# How to Perform Quantile Regression in Python

Linear regression is a method we can use to understand the relationship between one or more predictor variables and a response variable.

Typically when we perform linear regression, we’re interested in estimating the mean value of the response variable.

However, we could instead use a method known as quantile regression to estimate any quantile or percentile value of the response value such as the 70th percentile, 90th percentile, 98th percentile, etc.

This tutorial provides a step-by-step example of how to use this function to perform quantile regression in Python.

### Step 1: Load the Necessary Packages

First, we’ll load the necessary packages and functions:

```import numpy as np
import pandas as pd
import statsmodels.api as sm
import statsmodels.formula.api as smf
import matplotlib.pyplot as plt
```

### Step 2: Create the Data

For this example we’ll create a dataset that contains the hours studied and the exam score received for 100 students at some university:

```#make this example reproducible
np.random.seed(0)

#create dataset
obs = 100

hours = np.random.uniform(1, 10, obs)
score = 60 + 2*hours + np.random.normal(loc=0, scale=.45*hours, size=100)

df = pd.DataFrame({'hours': hours, 'score': score})

#view first five rows

hours	score
0	5.939322	68.764553
1	7.436704	77.888040
2	6.424870	74.196060
3	5.903949	67.726441
4	4.812893	72.849046```

### Step 3: Perform Quantile Regression

Next, we’ll fit a quantile regression model using hours studied as the predictor variable and exam score as the response variable.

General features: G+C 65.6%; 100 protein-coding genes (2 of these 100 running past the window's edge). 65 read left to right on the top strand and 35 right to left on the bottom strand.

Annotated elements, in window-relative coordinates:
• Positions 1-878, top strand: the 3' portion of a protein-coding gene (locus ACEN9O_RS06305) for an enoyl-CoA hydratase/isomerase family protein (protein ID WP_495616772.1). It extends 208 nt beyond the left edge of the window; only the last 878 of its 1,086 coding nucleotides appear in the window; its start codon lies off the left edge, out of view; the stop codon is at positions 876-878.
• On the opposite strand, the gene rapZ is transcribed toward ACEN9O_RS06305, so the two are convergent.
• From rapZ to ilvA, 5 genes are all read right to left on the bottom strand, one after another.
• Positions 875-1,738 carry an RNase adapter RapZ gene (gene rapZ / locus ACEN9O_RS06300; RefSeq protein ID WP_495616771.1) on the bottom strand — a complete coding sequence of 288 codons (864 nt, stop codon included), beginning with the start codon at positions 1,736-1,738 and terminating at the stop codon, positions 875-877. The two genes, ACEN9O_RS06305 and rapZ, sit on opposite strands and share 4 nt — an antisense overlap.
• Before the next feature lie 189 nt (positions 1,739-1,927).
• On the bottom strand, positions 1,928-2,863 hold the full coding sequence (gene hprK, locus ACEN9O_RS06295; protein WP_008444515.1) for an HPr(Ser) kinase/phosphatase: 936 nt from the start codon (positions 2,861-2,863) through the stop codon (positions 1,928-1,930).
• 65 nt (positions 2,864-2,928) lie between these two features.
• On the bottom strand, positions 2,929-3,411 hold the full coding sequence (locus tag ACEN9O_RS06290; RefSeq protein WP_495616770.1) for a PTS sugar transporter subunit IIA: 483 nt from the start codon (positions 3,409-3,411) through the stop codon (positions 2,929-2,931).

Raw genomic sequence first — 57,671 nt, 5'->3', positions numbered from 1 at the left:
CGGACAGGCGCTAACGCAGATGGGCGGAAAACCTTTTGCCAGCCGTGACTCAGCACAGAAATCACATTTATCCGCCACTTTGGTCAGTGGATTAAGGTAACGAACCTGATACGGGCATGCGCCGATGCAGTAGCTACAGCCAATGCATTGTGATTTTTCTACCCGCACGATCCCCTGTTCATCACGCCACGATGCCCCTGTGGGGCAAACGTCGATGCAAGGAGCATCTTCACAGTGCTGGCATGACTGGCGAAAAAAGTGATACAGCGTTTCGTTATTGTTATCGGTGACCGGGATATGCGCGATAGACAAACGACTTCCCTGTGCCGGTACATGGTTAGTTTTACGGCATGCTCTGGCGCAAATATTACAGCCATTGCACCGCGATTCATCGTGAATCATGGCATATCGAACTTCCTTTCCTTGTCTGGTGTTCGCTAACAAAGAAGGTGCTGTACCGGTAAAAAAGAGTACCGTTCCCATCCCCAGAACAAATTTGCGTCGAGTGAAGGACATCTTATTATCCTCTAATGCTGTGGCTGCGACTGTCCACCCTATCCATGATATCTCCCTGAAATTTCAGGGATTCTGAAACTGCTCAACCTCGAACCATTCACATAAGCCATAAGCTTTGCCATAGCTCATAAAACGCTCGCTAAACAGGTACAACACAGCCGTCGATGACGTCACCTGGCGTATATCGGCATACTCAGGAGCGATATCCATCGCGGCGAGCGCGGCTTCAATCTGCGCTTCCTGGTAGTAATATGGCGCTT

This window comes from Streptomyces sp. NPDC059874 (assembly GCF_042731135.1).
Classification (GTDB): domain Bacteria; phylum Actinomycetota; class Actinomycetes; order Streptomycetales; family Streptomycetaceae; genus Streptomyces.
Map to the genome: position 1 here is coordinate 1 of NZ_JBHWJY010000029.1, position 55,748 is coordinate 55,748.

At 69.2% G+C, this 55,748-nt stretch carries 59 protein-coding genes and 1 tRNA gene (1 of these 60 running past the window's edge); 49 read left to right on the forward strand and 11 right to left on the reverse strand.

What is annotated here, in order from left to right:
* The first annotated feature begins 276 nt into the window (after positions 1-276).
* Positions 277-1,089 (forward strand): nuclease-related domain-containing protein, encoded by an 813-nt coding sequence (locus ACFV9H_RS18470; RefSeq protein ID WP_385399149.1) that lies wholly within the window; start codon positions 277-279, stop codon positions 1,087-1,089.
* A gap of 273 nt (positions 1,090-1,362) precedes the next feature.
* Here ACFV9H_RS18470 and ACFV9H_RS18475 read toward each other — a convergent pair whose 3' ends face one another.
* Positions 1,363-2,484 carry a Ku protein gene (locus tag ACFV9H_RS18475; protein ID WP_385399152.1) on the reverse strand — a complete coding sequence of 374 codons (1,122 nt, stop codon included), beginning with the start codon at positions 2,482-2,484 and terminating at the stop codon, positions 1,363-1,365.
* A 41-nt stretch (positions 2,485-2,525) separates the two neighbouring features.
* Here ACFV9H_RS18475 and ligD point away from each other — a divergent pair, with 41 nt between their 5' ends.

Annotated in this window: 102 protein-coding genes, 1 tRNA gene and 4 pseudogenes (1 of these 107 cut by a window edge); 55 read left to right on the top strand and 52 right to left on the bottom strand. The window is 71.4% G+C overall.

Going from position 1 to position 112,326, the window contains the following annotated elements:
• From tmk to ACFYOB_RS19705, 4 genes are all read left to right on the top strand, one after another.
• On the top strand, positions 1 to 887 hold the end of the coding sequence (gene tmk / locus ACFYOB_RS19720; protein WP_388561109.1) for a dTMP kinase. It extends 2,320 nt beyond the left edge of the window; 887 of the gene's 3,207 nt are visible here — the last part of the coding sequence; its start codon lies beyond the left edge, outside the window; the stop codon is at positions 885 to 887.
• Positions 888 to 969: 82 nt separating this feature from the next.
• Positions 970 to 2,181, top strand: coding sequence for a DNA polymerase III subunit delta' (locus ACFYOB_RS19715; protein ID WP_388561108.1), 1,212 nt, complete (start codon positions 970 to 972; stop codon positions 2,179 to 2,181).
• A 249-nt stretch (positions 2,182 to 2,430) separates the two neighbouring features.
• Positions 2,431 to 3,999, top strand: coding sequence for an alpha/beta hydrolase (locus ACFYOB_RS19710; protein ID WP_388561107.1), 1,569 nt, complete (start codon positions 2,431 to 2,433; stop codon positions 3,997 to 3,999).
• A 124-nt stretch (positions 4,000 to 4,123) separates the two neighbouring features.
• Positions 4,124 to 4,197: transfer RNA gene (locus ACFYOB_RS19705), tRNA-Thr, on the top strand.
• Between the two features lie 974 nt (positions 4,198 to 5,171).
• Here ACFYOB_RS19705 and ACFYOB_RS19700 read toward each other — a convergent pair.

We’ll use the model to predict the expected 90th percentile of exam scores based on the number of hours studied:

```#fit the model
model = smf.quantreg('score ~ hours', df).fit(q=0.9)

#view model summary
print(model.summary())

QuantReg Regression Results
==============================================================================
Dep. Variable:                  score   Pseudo R-squared:               0.6057
Model:                       QuantReg   Bandwidth:                       3.822
Method:                 Least Squares   Sparsity:                        10.85
Date:                Tue, 29 Dec 2020   No. Observations:                  100
Time:                        15:41:44   Df Residuals:                       98
Df Model:                            1
==============================================================================
coef    std err          t      P>|t|      [0.025      0.975]
------------------------------------------------------------------------------
Intercept     59.6104      0.748     79.702      0.000      58.126      61.095
hours          2.8495      0.128     22.303      0.000       2.596       3.103
==============================================================================```

From the output, we can see the estimated regression equation:

90th percentile of exam score = 59.6104 + 2.8495*(hours)

For example, the 90th percentile of scores for all students who study 8 hours is expected to be 82.4:

90th percentile of exam score = 59.6104 + 2.8495*(8) = 82.4.

The output also displays the upper and lower confidence limits for the intercept and the predictor variable hours.

### Step 4: Visualize the Results

We can also visualize the results of the regression by creating a scatterplot with the fitted quantile regression equation overlaid on the plot:

```#define figure and axis
fig, ax = plt.subplots(figsize=(8, 6))

#get y values
get_y = lambda a, b: a + b * hours
y = get_y(model.params['Intercept'], model.params['hours'])

#plot data points with quantile regression equation overlaid
ax.plot(hours, y, color='black')
ax.scatter(hours, score, alpha=.3)
ax.set_xlabel('Hours Studied', fontsize=14)
ax.set_ylabel('Exam Score', fontsize=14)
``` Unlike a simple linear regression line, notice that this fitted line doesn’t represent the “line of best fit” for the data. Instead, it goes through the estimated 90th percentile at each level of the predictor variable.